Punjab Exhibition BuildingThe GPO and YMCA buildings in Lahore commemorated the golden jubilee of Queen Victoria, an event marked by the construction of clock towers and monuments all over British India. Other important British buildings included the High Court, the Government College University, the museums, the National College of Arts, Montgomery Hall, Tollinton Market, the University of the Punjab (Old Campus) and the Provincial Assembly. Even today, Mall Road retains a variety of Gothic and Victorian style buildings built during the British Raj. At one end of The Mall stands the university, one of the most prestigious universities of Pakistan. The British also launched the city's first horse-racing club in 1924, starting a tradition that continues today at the Lahore Race Club.

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The Independence MovementMinar-e-Pakistan

Lahore played a special role in the independence movements of both India and Pakistan. The 1929 Indian National Congress session was held at Lahore. In this Congress, the Declaration of the Independence of India was moved by Pandit Nehru and passed unanimously at midnight on 31 December 1929.On this occasion, the contemporary tricolour of India (with a chakra at its centre) was hoisted for the first time as a national flag, and thousands of people saluted it.
Lahore's prison was used by the British to detain revolutionary freedom fighters. Noted freedom fighter Jatin Das died in Lahore's prison after fasting for 63 days in protest of British treatment of political prisoners. One of the greatest martyrs in the history of Indian independence, Shaheed Sardar Bhagat Singh, was hanged here.

The most important session of the All India Muslim League (later the Pakistan Muslim League), demanding the creation of Pakistan, was held in Lahore in 1940. Muslims under the leadership of Quaid-e-Azam (Muhammad Ali Jinnah) demanded a separate homeland for Muslims of India in a document known as the Pakistan Resolution or the Lahore Resolution. It was during this session that Jinnah, the leader of the league, publicly proposed the Two-Nation Theory for the first time.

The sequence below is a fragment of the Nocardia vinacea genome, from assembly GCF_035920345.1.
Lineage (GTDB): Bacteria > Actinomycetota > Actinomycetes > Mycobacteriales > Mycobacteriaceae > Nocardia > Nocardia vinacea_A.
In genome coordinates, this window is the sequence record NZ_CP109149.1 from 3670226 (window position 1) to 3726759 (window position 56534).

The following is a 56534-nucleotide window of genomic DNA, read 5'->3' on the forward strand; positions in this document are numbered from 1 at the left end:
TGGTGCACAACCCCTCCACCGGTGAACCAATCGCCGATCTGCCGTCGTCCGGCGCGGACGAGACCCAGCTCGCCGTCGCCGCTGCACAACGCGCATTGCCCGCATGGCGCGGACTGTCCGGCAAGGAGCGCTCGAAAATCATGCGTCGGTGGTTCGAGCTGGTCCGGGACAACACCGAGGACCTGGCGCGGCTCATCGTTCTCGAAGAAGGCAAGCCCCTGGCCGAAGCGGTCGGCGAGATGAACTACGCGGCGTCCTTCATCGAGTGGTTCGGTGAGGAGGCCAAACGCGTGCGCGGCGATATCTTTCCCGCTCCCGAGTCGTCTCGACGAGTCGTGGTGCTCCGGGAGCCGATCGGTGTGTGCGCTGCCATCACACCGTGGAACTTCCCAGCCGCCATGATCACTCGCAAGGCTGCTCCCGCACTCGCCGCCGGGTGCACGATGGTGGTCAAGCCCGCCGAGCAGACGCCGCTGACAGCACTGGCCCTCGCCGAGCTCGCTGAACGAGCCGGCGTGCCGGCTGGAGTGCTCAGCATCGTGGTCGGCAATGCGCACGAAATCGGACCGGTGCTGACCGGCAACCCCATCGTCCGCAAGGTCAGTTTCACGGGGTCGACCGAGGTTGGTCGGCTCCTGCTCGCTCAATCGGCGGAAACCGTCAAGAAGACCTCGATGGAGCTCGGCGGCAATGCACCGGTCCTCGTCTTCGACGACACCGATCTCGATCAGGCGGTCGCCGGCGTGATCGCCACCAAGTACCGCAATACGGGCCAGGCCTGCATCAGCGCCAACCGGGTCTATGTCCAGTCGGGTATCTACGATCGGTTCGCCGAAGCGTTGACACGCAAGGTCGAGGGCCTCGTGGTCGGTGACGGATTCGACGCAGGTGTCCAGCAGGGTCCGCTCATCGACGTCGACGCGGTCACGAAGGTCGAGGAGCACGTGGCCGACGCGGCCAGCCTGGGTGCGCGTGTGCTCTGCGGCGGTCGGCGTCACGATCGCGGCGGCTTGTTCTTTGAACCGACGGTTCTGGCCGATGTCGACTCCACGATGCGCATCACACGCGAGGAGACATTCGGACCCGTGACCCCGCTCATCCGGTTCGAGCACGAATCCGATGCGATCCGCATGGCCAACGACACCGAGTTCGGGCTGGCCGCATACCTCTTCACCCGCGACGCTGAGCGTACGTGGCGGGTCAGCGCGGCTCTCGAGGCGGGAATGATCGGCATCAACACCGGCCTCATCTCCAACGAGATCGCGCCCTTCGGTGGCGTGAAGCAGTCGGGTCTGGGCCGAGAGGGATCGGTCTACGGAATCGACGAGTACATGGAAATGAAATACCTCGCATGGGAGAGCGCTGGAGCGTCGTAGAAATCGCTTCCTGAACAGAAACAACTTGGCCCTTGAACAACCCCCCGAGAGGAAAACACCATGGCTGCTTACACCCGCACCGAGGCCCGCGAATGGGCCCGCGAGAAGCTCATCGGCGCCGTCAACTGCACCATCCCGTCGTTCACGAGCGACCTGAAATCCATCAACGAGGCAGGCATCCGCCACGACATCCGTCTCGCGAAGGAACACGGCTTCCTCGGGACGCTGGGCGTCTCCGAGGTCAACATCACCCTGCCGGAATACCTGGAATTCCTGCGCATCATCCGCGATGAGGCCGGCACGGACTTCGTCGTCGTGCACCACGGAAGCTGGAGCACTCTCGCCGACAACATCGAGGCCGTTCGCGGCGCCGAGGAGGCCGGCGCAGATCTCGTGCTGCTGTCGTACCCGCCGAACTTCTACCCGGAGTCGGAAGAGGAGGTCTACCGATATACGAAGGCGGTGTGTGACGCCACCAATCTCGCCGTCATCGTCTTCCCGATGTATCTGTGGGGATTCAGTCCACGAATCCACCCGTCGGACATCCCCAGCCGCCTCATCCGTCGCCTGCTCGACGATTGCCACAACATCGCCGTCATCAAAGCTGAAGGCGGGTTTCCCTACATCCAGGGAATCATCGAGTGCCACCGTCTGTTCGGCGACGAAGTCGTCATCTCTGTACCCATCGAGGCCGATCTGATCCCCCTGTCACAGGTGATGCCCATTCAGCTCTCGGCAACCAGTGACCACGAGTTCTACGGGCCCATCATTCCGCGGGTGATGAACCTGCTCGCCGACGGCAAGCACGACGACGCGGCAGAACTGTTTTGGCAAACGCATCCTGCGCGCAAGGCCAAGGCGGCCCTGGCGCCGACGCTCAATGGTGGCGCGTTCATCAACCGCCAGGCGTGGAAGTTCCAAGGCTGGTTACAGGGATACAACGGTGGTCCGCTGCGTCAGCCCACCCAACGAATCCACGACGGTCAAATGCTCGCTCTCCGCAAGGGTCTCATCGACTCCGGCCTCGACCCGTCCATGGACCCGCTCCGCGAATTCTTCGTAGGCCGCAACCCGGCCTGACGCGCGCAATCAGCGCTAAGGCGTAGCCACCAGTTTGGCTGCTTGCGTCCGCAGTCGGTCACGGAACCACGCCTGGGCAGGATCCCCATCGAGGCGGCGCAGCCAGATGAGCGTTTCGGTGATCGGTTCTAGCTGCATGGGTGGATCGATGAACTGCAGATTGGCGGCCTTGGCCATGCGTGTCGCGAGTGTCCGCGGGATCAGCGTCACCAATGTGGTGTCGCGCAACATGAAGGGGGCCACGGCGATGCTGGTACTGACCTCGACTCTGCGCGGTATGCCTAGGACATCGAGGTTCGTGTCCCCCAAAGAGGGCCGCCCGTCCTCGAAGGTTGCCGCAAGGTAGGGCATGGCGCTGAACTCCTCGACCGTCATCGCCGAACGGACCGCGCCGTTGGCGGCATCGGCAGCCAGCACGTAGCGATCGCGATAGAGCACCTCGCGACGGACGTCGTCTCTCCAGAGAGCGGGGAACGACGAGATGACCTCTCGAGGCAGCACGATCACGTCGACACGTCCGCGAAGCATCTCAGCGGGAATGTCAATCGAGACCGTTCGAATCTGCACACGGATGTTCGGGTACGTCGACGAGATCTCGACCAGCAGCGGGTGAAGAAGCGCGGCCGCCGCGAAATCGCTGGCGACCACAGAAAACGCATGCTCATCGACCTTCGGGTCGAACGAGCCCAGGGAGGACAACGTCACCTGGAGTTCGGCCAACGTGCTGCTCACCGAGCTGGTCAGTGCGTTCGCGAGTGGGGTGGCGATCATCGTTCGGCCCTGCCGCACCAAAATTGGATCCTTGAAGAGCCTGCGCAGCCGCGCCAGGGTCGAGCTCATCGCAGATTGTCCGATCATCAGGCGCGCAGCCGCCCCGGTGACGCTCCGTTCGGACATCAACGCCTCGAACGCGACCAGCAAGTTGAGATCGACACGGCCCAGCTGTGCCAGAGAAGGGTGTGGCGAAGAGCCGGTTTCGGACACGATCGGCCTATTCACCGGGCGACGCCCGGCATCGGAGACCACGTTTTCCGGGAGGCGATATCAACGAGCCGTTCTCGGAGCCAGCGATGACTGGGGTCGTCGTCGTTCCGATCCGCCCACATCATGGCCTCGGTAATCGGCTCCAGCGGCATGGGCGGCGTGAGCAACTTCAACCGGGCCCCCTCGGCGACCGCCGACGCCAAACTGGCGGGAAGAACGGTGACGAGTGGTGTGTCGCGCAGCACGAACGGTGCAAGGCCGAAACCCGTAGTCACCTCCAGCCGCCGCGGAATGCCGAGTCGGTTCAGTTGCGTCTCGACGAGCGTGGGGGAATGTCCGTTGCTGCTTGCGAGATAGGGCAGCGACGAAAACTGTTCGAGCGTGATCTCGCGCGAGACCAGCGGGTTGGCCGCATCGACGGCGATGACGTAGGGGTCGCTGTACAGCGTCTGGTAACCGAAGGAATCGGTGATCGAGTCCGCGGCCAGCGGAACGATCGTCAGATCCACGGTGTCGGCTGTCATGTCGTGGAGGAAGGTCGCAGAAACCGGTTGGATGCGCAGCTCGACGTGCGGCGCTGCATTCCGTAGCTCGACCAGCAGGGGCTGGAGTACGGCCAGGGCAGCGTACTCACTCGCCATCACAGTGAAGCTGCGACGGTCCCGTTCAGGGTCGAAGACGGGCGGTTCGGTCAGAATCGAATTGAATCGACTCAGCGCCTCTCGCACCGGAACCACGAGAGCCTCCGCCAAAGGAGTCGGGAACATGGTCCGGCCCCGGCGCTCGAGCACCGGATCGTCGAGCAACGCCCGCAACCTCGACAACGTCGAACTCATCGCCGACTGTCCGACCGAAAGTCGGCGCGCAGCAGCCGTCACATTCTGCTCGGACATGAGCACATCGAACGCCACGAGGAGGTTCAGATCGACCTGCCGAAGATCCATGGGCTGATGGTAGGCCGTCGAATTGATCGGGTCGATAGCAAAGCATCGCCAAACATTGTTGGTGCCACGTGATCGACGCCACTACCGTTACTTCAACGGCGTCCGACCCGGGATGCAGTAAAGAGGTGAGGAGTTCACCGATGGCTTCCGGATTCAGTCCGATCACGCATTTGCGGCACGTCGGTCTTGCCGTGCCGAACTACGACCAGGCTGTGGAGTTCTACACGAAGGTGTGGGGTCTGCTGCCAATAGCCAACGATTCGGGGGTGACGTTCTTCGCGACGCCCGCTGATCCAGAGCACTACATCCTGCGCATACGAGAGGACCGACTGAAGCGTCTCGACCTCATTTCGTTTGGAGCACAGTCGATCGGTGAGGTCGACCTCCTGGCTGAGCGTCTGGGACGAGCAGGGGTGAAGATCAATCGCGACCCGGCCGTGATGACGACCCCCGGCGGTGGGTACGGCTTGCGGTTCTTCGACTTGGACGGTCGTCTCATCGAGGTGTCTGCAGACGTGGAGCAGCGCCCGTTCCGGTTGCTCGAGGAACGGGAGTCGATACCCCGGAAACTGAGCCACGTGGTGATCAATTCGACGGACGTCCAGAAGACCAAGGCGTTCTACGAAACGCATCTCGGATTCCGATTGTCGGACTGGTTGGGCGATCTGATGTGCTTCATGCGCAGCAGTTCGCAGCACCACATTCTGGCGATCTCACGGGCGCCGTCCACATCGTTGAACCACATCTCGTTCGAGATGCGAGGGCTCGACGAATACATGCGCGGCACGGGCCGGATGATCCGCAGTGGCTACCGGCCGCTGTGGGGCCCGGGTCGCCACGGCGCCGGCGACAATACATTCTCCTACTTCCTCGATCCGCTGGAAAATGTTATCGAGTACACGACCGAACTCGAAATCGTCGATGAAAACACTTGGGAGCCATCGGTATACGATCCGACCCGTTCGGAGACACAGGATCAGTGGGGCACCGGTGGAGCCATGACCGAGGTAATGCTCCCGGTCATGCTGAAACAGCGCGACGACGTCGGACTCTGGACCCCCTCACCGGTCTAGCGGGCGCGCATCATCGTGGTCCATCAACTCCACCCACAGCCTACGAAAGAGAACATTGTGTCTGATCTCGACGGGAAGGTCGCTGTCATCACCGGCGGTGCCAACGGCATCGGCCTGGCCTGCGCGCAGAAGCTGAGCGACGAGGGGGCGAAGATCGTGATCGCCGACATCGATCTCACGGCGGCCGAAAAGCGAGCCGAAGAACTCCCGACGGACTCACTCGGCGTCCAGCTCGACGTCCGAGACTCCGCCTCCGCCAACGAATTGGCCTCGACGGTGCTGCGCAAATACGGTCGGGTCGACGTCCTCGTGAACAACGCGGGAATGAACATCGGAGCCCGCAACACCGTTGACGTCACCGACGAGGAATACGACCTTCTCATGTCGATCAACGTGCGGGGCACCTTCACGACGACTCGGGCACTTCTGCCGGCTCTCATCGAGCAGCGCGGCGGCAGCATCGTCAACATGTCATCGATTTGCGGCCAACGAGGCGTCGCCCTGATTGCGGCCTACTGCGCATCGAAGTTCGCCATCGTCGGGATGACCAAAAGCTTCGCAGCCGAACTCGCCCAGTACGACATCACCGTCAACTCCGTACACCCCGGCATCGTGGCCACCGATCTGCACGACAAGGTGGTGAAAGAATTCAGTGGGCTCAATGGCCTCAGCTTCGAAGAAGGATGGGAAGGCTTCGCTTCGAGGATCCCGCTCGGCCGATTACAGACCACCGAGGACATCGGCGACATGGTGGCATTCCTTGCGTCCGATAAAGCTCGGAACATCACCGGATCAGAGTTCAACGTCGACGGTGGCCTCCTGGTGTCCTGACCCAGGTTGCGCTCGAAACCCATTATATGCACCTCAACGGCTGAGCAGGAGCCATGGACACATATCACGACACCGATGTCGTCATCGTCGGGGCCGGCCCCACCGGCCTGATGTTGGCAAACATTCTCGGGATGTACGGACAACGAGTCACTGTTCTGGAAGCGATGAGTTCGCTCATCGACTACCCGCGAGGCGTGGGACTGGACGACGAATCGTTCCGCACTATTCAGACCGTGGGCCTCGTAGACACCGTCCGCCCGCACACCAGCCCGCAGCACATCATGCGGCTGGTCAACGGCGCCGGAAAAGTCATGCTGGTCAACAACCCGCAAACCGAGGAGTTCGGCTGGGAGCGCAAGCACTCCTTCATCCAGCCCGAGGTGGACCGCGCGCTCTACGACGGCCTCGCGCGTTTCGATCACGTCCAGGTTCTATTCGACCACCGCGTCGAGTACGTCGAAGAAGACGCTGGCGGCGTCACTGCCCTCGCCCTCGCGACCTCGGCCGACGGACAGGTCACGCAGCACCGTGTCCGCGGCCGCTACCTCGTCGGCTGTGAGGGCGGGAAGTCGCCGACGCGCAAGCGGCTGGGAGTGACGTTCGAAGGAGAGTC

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As of 2008, the city's gross domestic product (GDP) by purchasing power parity (PPP) was estimated at $40 billion with a projected average growth rate of 5.6 percent.This is at par with Pakistan's other economic hub, Karachi, with Lahore (having half the population) fostering an economy that is 51% of the size of Karachi's ($78 billion in 2008).The contribution of Lahore to the national economy is supposed to be around 13.2%.Lahore's GDP is projected to be $102 billion by the year 2025, with a slightly higher growth rate of 5.6% per annum, as compared to Karachi's 5.5%.Central to Lahore's economy is the Lahore Stock Exchange (LSE), Pakistan's second largest stock exchange. Lahore has offices of several Pakistani government corporations including the Water and Power Development Authority (WAPDA) and Water and Sewage Authority (WASA). Food and restaurant businesses remain open all night. Lahore is the second largest financial hub of Pakistan and has industrial areas including Kot Lakhpat and the new Sundar Industrial Estate (near Raiwand). Lahore’s economic base is broad and varied. Major industries include the manufacture of automobiles and motorcycles, home appliances, steel, telecommunications, information technology, chemicals, pharmaceuticals, engineering, and construction material.[citation needed] A major industrial agglomeration with about 9,000 industrial units, Lahore has shifted in recent decades from manufacturing to service industries.Some 42% of its work force is employed in finance, banking, real estate, community, cultural, and social services. The city is the country’s largest software producing center,[45] and hosts a growing computer-assembly industry.